Adding subqueries into your queries is also possible and is again by joining together multiple selectors. By joining selectors together we again are reusing queries and ensured that we are always selecting the same common set of fields. Although, as you will see in a moment we can also control which fields are added to the subquery.

There are four different ways of adding subqueries, although they are all very similar and only have slight differences in behaviour.

Automatic relationship lookup with selector fields included

When adding a subquery you will always need to specify the relationship to select from. The query factory offers a shortcut to determine the relationship field so you do not need to worry about looking this up or even if it changes. This approach should only be used though when the child sObject is the only type beneath the parent sObject. Also, not all standard sObjects in Salesforce have the child relationship defined or available in the API for the framework to inspect. Most of the time this approach will work fine, but just be aware of the limitations.

To demonstrate how to add a subquery using the query factory we are going to set up a query which will return opportunities which match on their ID’s, with their opportunity line items.

First, create the opportunity line items selector and call it OpportunityLineItemsSelector.

public class OpportunityLineItemsSelector extends fflib_SObjectSelector {

   public Schema.SObjectType getSObjectType(){
      return OpportunityLineItem.sObjectType;
   }

   public override List<Schema.SObjectField> getSObjectFieldList(){
      return new List<Schema.SObjectField> {
         OpportunityLineItem.Id,
         OpportunityLineItem.Quantity,
         OpportunityLineItem.SalesPrice
      };
   }

}

Now we can create our opportunity selector and include the subquery to load the opportunity line items.

public class OpportunitiesSelector extends fflib_SObjectSelector {

   public Schema.SObjectType getSObjectType(){
      return Opportunity.sObjectType;
   }

   public override List<Schema.SObjectField> getSObjectFieldList(){
      return new List<Schema.SObjectField> {
         Opportunity.Id,
         Opportunity.StageName
      };
   }

   public List<Opportunity> selectByIdWithLineItems(Set<Id> recordIds){
      fflib_QueryFactory query = newQueryFactory();
      query.setCondition('Id IN :recordIds');

      new OpportunityLineItemsSelector().
            addQueryFactorySubselect(query,'OpportunityLineItems');

      return (List<Opportunity>) Database.query( query.toSOQL() );
   }

}

Special thanks to the following developers over at Stackexchange noticing an original mistake in the previous example shown. https://salesforce.stackexchange.com/questions/191492/salesforce-selector-layer-subquery

In the above code we are adding in a query factory to handle the building of the subquery into the opportunity query factory. Behind the scenes the query factory is working out the relationship name (OpportunityLineItems) and is setting up the query accordingly.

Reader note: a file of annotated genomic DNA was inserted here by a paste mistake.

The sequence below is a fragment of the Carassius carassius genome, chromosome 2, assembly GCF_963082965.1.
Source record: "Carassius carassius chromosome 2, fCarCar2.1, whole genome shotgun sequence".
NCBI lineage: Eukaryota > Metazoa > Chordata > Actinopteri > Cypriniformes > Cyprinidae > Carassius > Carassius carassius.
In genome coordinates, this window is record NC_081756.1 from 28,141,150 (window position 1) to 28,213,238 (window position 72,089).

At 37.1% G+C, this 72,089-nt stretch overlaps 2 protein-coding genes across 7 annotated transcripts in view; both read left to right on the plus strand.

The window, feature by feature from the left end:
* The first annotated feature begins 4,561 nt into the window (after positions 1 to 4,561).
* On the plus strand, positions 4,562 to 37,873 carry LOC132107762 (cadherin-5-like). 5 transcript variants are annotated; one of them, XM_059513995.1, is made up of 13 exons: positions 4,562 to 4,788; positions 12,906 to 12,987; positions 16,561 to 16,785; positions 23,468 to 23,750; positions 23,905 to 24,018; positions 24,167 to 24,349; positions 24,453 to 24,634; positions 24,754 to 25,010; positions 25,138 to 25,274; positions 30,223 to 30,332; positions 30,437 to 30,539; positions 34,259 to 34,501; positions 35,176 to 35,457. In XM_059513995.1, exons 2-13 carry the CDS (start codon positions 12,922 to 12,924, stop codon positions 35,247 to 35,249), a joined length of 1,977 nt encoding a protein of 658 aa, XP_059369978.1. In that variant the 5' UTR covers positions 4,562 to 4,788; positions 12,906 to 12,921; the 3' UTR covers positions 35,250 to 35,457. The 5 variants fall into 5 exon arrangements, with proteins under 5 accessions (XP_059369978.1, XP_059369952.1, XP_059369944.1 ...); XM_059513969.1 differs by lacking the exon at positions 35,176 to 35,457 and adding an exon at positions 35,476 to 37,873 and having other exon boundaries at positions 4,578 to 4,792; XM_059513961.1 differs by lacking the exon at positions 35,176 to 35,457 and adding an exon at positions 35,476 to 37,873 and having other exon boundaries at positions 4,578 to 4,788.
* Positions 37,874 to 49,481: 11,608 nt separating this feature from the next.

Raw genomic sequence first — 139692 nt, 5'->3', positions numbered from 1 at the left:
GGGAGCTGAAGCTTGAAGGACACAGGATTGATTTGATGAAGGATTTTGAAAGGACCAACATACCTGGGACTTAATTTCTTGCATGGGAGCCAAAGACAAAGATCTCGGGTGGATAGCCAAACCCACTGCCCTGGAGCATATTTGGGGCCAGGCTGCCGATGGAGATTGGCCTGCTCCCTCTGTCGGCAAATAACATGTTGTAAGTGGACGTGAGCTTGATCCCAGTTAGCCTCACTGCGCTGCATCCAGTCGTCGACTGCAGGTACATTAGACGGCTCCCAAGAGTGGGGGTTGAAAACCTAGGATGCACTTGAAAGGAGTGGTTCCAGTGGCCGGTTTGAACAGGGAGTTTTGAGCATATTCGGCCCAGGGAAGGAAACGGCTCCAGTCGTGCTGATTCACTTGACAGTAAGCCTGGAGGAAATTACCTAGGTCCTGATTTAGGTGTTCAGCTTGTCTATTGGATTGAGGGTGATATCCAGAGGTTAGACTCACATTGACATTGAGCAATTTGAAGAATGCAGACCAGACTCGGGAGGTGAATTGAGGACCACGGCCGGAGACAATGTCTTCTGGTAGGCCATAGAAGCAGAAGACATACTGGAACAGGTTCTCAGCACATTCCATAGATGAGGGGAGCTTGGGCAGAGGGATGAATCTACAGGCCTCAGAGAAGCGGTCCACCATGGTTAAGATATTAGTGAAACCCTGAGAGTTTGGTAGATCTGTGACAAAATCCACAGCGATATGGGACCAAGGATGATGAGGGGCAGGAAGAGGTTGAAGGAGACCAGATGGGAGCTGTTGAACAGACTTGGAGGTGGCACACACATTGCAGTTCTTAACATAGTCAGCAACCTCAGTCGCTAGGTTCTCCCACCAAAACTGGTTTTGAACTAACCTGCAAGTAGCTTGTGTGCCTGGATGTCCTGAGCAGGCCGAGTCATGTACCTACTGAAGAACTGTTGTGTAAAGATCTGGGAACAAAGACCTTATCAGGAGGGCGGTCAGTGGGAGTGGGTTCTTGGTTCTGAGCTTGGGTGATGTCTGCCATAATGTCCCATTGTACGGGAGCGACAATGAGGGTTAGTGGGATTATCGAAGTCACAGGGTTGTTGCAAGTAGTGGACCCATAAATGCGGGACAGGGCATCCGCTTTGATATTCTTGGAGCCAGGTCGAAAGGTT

This will produce a SOQL query similar to the one below:

SELECT
   Id,
   StageName,
   (SELECT Id, Quantity, SalesPrice FROM OpportunityLineItems)
FROM
   Opportunity
WHERE
   Id IN :idSet

As you can see in the above produced query, all of the fields were selected from the opportunity line items selector automatically as well. This is a useful behaviour to ensure we are always selecting the same data everywhere in our application.

Selecting fields with field sets

Another option to select fields in the query factory is the ability to select using field sets. Field sets are a list of field paths which relate to a given sObject. A field path is either only the API name of a given field or the full path to the field through relation fields (e.g. Account.Name or Account.InvoiceAddress__r.Name).

public class OpportunitiesSelector extends fflib_SObjectSelector {

   ...

   public List<Opportunity> selectByIdWithLineItems(Set<Id> recordIds){
      fflib_QueryFactory query = newQueryFactory();
      query.setCondition('Id IN :recordIds');
      query.selectFieldSet( Opportunity.fieldsets.MyFieldset );
      return (List<Opportunity>) Database.query( query.toSOQL() );
   }

}

Security

The security checks built into the selector layer make your life easier as a developer as you will not need to worry about enforcing these checks. They are done by the framework as the construct the query.

These checks cover ensuring that the user has read access to the sObject it is attempting to select from and also ensuring all of the fields returned as accessible to the current user.

At times you may need to have fine grained control how these security checks are done to suit your application needs. These security checks are performed within the query factory and as such when we request a new instance of one we need to instruct it to disable these checks if not required.

Below you will see a new overloaded newQueryFactory method which accepts three parameters.

  1. assertCRUD – set to true if you wish to assert that the user has at least read access.
  2. enforceFLS – set to true if you wish to assert that the user can read from all of the fields selected.
  3. includeSelectorFields – not security related, controls whether to include the selector fields.
public class OpportunitiesSelector extends fflib_SObjectSelector {

   ...

   public List<Opportunity> selectByIdWithLineItems(Set<Id> recordIds){
      // newQueryFactory(Boolean assertCRUD, Boolean enforceFLS, Boolean includeSelectorFields)
      fflib_QueryFactory query = newQueryFactory(false, false, true);
      query.setCondition('Id IN :recordIds');

      return (List<Opportunity>) Database.query( query.toSOQL() );
   }

}

Wrapping up

In future posts I’ll cover how to unit test this layer and how it should be used within the other layers in the enterprise design patterns. I would definitely recommend taking a look at the source code to gain a greater understanding of how the selector works.